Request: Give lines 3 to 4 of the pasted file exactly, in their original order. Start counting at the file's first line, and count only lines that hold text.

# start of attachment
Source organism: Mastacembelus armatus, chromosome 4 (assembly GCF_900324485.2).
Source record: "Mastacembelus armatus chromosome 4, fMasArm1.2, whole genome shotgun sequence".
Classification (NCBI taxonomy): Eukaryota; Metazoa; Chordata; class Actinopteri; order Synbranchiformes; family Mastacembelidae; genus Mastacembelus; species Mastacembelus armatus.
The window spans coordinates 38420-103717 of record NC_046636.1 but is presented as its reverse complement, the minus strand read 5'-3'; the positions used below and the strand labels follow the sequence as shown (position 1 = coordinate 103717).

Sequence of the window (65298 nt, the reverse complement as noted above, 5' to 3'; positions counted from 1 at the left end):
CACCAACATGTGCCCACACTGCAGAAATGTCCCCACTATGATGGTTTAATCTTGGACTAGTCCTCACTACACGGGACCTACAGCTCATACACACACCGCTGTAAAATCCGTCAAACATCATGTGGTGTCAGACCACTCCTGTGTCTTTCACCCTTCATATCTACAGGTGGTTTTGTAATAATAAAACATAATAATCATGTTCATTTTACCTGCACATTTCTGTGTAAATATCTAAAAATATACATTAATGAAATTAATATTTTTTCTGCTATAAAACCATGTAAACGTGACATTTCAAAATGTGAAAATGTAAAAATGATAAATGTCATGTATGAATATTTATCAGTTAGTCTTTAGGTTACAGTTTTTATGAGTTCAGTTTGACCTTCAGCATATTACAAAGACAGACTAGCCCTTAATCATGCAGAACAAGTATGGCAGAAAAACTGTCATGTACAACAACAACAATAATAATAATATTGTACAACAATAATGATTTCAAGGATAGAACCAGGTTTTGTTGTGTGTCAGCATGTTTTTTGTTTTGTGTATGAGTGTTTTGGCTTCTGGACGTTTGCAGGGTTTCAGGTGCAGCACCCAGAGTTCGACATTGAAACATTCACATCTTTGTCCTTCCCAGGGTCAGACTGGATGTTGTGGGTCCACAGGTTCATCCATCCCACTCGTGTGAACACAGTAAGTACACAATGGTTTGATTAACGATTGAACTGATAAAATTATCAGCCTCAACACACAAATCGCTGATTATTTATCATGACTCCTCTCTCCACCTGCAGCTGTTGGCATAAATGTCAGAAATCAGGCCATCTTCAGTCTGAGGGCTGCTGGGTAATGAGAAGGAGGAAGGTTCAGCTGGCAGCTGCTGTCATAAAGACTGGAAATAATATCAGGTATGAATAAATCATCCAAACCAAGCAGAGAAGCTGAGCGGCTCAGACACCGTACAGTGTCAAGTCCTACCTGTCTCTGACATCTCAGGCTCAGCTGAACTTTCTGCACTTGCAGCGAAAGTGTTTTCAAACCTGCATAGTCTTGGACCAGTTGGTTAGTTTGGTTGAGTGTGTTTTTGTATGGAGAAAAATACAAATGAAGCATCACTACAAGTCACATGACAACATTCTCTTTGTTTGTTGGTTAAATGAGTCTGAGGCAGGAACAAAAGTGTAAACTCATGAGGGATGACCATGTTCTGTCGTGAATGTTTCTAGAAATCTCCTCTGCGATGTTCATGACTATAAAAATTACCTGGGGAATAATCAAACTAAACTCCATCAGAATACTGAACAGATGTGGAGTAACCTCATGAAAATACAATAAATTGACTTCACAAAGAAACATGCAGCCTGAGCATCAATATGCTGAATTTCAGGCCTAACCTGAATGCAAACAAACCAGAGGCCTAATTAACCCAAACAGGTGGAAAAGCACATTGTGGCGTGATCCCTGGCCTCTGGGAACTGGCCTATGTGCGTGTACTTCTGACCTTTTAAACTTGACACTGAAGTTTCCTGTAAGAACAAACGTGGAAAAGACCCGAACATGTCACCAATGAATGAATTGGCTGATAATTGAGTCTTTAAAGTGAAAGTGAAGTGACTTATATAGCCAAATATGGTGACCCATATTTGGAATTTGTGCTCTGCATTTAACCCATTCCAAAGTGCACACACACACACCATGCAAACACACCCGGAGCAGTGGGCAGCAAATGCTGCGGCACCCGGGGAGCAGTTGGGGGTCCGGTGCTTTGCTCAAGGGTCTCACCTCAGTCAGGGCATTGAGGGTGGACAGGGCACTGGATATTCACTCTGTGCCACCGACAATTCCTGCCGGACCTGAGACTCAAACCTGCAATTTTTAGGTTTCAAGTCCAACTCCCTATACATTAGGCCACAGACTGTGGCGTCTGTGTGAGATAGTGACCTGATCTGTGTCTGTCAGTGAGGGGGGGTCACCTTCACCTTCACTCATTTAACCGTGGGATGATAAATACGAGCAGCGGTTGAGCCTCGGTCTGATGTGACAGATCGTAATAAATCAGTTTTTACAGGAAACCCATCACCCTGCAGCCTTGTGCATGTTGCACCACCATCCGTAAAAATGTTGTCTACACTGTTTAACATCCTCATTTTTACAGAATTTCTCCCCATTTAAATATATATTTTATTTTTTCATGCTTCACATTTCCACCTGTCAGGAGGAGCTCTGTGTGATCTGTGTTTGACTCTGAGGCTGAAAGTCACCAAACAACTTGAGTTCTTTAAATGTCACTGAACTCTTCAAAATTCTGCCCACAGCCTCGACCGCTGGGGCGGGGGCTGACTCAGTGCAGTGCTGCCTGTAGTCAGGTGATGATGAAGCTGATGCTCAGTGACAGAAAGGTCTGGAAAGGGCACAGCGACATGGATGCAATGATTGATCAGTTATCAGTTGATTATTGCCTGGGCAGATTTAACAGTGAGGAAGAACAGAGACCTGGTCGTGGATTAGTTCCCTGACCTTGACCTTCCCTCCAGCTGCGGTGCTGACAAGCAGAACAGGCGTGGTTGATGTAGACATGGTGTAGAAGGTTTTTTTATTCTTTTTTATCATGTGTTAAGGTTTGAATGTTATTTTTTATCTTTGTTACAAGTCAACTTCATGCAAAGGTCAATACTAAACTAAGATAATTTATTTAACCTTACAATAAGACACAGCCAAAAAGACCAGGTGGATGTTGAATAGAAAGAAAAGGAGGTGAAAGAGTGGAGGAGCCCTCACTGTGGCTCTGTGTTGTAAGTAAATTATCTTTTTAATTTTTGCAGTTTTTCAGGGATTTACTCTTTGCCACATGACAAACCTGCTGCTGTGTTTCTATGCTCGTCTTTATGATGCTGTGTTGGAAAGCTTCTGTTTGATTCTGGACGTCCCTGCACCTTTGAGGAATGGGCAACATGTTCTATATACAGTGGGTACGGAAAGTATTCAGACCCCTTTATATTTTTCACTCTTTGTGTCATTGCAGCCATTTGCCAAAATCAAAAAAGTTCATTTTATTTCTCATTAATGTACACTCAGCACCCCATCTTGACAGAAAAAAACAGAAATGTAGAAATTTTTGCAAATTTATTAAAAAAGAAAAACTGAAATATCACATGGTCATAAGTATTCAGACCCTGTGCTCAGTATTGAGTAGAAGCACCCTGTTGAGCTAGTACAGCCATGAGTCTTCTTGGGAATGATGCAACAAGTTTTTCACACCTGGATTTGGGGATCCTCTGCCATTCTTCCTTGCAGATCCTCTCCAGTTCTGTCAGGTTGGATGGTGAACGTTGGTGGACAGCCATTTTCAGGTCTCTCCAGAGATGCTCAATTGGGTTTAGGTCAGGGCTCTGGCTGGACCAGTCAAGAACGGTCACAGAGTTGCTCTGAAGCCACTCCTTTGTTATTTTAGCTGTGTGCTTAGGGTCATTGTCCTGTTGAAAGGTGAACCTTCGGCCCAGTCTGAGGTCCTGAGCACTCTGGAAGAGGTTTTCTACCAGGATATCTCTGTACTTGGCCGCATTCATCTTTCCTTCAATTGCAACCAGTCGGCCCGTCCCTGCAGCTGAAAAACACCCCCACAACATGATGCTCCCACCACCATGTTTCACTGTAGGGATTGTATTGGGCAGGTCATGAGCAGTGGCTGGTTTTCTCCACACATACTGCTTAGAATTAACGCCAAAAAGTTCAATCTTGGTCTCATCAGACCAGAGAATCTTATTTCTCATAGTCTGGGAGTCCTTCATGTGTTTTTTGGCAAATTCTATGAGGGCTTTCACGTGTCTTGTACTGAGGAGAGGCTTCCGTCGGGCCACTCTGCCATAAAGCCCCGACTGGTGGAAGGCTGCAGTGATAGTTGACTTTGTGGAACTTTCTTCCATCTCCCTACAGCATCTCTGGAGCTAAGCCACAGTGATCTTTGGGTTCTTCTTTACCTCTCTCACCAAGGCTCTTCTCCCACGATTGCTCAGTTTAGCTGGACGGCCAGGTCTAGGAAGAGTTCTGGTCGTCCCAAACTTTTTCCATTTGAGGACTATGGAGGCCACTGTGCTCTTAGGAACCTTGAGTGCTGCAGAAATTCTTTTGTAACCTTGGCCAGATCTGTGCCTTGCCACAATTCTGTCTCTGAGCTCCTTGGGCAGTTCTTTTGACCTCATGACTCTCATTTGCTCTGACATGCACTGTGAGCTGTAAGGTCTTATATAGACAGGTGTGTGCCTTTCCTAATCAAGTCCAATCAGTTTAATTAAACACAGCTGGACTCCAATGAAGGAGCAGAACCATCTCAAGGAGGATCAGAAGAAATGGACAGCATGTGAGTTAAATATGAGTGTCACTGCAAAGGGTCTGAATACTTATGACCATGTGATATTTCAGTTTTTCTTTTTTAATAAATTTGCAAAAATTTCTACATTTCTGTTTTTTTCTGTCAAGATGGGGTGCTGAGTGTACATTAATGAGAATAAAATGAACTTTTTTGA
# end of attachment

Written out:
Classification (NCBI taxonomy): Eukaryota; Metazoa; Chordata; class Actinopteri; order Synbranchiformes; family Mastacembelidae; genus Mastacembelus; species Mastacembelus armatus.
The window spans coordinates 38420-103717 of record NC_046636.1 but is presented as its reverse complement, the minus strand read 5'-3'; the positions used below and the strand labels follow the sequence as shown (position 1 = coordinate 103717).